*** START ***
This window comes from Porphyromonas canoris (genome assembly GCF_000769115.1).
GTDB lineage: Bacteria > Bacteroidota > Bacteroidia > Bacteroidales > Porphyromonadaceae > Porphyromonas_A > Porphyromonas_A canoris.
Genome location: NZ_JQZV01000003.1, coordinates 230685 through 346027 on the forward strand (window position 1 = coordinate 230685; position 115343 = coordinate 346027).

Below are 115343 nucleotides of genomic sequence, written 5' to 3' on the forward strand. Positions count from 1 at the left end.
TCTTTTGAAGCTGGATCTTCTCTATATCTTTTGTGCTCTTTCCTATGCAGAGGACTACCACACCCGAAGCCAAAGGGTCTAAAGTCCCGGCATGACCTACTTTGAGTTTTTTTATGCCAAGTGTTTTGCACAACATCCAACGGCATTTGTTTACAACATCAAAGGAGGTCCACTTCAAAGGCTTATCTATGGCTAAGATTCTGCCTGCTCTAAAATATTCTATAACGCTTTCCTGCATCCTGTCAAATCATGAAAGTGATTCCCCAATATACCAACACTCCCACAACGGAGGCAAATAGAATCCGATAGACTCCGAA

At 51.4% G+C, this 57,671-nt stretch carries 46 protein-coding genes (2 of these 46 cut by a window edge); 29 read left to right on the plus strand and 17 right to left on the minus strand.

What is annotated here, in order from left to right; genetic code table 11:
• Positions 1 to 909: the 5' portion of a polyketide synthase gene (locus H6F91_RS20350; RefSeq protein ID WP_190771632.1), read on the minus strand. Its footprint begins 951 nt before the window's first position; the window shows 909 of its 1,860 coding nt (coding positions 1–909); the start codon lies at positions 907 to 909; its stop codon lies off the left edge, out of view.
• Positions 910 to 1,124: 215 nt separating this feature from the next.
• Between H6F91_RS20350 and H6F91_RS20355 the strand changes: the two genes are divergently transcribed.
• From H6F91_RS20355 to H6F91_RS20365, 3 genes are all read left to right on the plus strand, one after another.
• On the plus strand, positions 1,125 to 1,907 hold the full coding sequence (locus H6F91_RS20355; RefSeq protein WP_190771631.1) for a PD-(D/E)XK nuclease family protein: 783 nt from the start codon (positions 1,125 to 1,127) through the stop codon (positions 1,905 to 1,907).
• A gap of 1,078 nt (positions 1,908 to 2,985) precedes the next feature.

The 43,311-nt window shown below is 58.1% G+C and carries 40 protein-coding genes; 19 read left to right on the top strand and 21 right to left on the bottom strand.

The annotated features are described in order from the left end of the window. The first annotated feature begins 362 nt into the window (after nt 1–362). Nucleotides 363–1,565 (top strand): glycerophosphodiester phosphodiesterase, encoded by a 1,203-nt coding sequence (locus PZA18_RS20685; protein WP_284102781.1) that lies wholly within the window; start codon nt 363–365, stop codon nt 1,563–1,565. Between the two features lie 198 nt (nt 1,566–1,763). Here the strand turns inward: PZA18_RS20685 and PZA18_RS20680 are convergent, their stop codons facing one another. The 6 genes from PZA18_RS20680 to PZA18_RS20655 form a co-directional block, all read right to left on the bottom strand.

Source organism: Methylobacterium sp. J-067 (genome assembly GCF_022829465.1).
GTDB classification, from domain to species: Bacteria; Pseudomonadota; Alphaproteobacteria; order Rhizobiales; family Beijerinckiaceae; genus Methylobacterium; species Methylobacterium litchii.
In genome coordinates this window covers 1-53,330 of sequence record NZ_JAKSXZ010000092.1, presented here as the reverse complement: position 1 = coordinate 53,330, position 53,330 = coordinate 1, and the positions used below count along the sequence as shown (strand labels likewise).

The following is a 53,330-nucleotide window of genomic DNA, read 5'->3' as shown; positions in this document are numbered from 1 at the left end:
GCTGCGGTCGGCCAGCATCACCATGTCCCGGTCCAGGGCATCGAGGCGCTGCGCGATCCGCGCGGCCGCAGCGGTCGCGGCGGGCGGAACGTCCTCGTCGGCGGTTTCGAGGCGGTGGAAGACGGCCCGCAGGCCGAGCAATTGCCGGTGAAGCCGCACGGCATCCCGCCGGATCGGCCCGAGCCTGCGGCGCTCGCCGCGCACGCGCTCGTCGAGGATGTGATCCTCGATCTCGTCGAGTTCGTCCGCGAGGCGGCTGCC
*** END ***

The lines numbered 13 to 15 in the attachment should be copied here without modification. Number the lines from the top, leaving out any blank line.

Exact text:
• A gap of 1,078 nt (positions 1,908 to 2,985) precedes the next feature.

The 43,311-nt window shown below is 58.1% G+C and carries 40 protein-coding genes; 19 read left to right on the top strand and 21 right to left on the bottom strand.

The annotated features are described in order from the left end of the window. The first annotated feature begins 362 nt into the window (after nt 1–362). Nucleotides 363–1,565 (top strand): glycerophosphodiester phosphodiesterase, encoded by a 1,203-nt coding sequence (locus PZA18_RS20685; protein WP_284102781.1) that lies wholly within the window; start codon nt 363–365, stop codon nt 1,563–1,565. Between the two features lie 198 nt (nt 1,566–1,763). Here the strand turns inward: PZA18_RS20685 and PZA18_RS20680 are convergent, their stop codons facing one another. The 6 genes from PZA18_RS20680 to PZA18_RS20655 form a co-directional block, all read right to left on the bottom strand.